For I say, through the grace given unto me, to every man that is among you, not to think of himself more highly than he ought to think; but to think soberly, according as God hath dealt to every man the measure of faith. For as we have many members in one body, and all members have not the same office: So we, being many, are one body in Christ, and every one members one of another… Be of the same mind one toward another. Mind not high things, but condescend to men of low estate. Having then gifts differing…
It is one thing to say that I ought not to think too highly of myself but rather to think soberly with regard to personal self-esteem, but it is another matter to understand that Paul literally expects each and every one of us to appropriate our ability to understand what he is saying. Furthermore he expects us to behave responsibly as Christians with regard to what we understand. The phrase translated as “think soberly” means not merely “clearheaded,” but more to Paul’s point “arriving at the right judgment by being attentive and careful.” Further more this verse is highly formal in structure — one could even say that Paul is handing over a formulary, a practice, or even activities. And these activities go back to the beginning of chapter 12 where the emphasis is upon the reasonable worship of the Creator that renews, refreshes, and transforms the mind of the worshipper. The mind of the worshipper is formed as a Christian mind so that it conforms to ultimate reality, which is the worship of Jesus Christ. The upshot is that the Christian can and must intellectually grasp God’s perfect will. One thing I want you to see is that far from endorsing a slack, anti-intellectualism that regards the Christian way in life as a leap in the dark, Paul is absolutely committed to the role of disciplined thinking as the very ground of Christian living. The Christian way has absolutely nothing in common with the anti-intellectual, lazy, conspiracy theories that dominate our day.
Paul knows that our desires and our minds need training and formation and he is robustly confident that the worship that pleases God will also form the desires of our hearts and the life of our minds. As I have reminded you before, the word “orthodox” does not mean believing the right thing — the word literally means worshiping the right way — (ortho) correct, (doxa) worship. Thus the worship of the Blessed Trinity may, by the grace of God, become remedial, corrective in the sense that worship is God’s instrument of choice for our salvation and for our perfecting in grace. Worship will correct our crooked hearts and mend our twisted thinking. This week I want us to see that orthodox worship is a matter of parishioners gathering around a specific altar in a specific parish church. Our lives are gathered up, collected, re-collected over and over again around a common altar, with untrammeled loyalty to Jesus Christ and non other, where we worship God the Father and where Christ comes to us objectively in the Holy Communion. And this is the perfect image and the perfect instantiation of our participation in Christ:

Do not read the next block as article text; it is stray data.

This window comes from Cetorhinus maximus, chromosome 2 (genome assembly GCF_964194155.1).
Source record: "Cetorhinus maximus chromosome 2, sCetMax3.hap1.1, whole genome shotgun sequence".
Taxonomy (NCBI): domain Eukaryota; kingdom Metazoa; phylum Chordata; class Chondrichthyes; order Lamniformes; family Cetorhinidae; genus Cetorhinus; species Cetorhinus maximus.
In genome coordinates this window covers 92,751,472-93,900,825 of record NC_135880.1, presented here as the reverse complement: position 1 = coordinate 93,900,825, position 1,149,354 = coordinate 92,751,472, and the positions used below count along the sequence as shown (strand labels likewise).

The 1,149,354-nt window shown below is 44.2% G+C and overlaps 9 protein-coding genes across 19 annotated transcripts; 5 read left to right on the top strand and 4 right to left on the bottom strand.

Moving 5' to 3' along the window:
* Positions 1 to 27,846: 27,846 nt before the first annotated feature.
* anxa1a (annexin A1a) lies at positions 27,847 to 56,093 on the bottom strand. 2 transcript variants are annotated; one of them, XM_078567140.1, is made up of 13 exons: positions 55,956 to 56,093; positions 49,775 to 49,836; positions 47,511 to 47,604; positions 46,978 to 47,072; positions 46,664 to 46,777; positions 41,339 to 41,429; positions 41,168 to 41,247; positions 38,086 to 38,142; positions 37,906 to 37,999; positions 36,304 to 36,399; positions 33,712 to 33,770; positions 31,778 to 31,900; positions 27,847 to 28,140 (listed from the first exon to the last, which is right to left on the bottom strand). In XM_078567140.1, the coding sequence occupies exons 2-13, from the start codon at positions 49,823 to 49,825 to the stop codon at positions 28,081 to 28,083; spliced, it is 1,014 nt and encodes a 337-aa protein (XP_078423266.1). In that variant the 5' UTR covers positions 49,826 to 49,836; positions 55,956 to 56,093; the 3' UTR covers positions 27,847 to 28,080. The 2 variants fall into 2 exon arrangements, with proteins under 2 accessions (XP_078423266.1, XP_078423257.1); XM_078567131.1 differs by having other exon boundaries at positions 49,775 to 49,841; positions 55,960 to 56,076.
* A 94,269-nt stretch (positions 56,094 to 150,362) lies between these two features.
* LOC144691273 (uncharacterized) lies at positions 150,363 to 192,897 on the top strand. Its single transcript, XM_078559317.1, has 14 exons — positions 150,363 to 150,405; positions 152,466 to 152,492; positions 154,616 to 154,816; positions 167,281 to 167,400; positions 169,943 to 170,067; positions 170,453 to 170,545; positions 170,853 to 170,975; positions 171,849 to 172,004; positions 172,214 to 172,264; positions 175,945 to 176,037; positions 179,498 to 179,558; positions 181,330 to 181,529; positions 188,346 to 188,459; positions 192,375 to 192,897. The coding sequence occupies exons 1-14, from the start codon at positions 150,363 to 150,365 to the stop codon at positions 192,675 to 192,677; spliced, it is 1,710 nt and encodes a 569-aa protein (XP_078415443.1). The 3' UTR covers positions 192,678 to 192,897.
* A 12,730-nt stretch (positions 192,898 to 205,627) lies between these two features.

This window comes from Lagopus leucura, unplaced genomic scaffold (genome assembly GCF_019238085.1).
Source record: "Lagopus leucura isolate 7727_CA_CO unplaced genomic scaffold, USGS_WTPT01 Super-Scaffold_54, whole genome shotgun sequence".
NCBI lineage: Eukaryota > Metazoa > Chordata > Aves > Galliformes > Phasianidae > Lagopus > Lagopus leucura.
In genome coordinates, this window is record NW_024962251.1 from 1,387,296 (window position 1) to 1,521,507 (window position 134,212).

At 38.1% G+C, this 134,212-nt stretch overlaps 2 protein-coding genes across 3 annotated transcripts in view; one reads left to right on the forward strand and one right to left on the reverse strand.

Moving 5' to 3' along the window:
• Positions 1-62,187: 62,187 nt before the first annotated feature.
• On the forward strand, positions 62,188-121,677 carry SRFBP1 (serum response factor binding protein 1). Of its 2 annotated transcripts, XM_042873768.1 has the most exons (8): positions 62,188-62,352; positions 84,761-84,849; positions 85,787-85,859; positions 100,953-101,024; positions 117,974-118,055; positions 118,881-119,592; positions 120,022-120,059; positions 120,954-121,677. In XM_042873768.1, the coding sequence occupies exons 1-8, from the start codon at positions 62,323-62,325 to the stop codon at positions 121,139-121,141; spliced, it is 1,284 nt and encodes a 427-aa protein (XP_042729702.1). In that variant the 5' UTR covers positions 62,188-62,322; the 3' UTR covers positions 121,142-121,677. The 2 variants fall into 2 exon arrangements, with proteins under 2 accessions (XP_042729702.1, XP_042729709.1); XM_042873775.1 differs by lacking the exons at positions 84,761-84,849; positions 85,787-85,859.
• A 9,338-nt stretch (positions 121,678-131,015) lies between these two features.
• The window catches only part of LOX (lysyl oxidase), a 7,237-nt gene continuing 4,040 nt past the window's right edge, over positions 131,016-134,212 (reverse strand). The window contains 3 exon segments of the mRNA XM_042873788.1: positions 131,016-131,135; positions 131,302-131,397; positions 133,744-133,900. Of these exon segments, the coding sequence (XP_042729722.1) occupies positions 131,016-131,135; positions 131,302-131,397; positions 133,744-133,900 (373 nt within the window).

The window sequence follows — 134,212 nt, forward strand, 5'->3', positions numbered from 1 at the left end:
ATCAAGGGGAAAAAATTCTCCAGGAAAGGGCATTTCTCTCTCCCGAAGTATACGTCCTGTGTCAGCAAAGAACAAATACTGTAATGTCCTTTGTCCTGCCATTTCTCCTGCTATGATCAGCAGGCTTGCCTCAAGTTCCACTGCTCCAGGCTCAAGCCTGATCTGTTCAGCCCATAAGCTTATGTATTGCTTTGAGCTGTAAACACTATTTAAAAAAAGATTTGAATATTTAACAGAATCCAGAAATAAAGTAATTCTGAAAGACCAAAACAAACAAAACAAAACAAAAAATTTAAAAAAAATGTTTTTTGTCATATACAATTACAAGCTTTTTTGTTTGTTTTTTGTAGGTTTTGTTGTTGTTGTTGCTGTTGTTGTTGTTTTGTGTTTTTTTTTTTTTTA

“For as we have many members in one body, and all members have not the same office: So we, being many, are one body in Christ, and every one members one of another…?
Paul drew the conclusion that perpetually eludes many Christians — though his is an utterly logical conclusion: If we are members of Christ we are also “every one members one of another.” The Greek is very strong and it is as though Paul is underscoring the reality of both the Body of Christ and the reality of the individual Christian who is, as it were, a body-part of Christ. Both are important: the union of the Body and the integrity of what we call the individual human person. To not think to highly of myself may begin by realizing that I am a member of you and you are a member of me and that is our reality as members of the Body of Christ, the Church and that is specifically, really and truly known in the parish. But honestly it is a hard thing to live up to and it is a hard thing to understand because I am not you and you are not me and all we have to go on regarding our ultimate concerns with regard to one another is what we say to one another, that Jesus Christ is Lord, and what we do, that we have been baptized and partake of the Holy Communion. And I warn you all that there is a gnostic tendency today that tries to dispense with demands and commitments of parish life by saying that what really matters is our commitment to American politics because that is where real differences are made and where real life is lived. Parish life is a nice place to raise your family and find some peace, but real Christians are Republicans and no way can a real Christian be a Democrat, or real Christians are Democrats and no way can a real Christian be a Republican. Both are lies because real Christians have no higher loyalty than God Almighty and our ultimate citizenship as St. Paul says, is in Heaven.
As we worship God the Father in the mass, standing at the Altar or kneeling in the pew, we are in Jesus and we are in one another in the most perfect manner possible for any of us in this life till he returns. This is the one perfection, the one perfect action, the one really, real act that makes an eternal difference for all creation, that we all may participate in repeatedly every time we celebrate the Holy Communion. And from our participation in the sacramental life of the Messiah the gifts flow into the life of the Body of Christ really and truly through the parish to all her children. And at the end of the mass, we recess out, led by the Cross of Christ held high enough for all to see by the crucifier — and we exit the parish Church and return home, to our neighborhoods and the workplace, through you, the loyal Christian parishioner, his gifts of life and light are carried into the world.